Fall 2022 Faculty Spotlight
Dr. Kayeleigh Sharp
I am an Assistant Teaching Professor in the Department of Anthropology at NAU. I have a long-standing interest in Latin America and ancient Andean civilization. In 2010, I began what would become a long-term research project in the Lambayeque region of the north coast of Peru, one of the two centers of primary cultural development in the Central Andes. My fieldwork and research focus on academically overlooked, or ‘underrepresented’ archaeological groups. As such, the primary aim of my work is to expose underlying social and economic relationships that characterize this region’s dynamic past through the lens of those who lived and worked together and interacted across social boundaries. Such complexities underly the phenomenon I call “economic complementarity”, a term that refers to the mutually interdependent production, distribution, consumption of goods, and the complementary social relationships that support them.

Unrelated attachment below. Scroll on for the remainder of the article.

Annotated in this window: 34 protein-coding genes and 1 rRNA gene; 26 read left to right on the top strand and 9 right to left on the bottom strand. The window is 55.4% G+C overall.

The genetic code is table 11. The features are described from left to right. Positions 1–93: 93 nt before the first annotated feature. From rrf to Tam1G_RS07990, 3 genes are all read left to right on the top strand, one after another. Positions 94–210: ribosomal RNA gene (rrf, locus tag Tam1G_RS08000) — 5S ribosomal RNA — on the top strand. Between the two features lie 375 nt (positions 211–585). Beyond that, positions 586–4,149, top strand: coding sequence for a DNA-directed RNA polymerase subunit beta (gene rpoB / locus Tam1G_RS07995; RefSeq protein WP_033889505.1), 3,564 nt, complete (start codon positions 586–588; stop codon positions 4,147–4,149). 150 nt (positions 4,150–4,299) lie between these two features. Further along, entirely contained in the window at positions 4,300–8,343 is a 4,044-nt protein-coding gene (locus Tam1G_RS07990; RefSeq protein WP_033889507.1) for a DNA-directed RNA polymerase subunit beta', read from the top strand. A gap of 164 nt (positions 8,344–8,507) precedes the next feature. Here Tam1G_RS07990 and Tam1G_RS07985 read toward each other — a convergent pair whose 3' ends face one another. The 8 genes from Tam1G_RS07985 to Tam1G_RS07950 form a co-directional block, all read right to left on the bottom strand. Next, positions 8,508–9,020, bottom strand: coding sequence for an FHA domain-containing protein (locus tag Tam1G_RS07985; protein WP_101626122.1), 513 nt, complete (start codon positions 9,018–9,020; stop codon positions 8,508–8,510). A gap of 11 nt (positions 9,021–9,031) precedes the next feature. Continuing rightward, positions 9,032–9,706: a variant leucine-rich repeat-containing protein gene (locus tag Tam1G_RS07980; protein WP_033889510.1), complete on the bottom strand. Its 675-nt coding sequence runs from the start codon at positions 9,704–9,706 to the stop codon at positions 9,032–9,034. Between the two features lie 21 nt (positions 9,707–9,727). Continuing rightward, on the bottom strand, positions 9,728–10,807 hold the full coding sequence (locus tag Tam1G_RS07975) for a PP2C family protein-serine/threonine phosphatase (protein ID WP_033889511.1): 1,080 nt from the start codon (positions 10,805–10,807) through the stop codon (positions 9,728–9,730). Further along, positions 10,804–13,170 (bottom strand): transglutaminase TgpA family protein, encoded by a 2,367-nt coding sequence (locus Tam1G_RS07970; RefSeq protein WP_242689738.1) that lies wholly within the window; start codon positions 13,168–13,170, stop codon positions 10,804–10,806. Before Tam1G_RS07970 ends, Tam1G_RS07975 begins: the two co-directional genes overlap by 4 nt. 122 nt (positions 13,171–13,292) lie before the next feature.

Proyecto de Investigación Arqueológica Gallinazo del Norte (or PIAGN)
In July 2022, I launched a new long-term interdisciplinary research project on the outskirts of the Pomac Historical-Ecological Sanctuary (https://whc.unesco.org/en/ tentativelists/6419/) that continues to expand on these previous works.
The Proyecto de Investigación Arqueológica Gallinazo del Norte (or PIAGN) is working to clarify the broader role of the first-millennium regional polity I recognize as the Northern Gallinazo, through expanded research on their multi-crafting industries, mining, and water management practices. An important part of this work is the endeavor to understand how social and economic relationships between the Northern Gallinazo and other first-millennium peoples persisted despite periodic climate disasters (flooding, drought and migrating sand dunes) in this dynamic part of the world.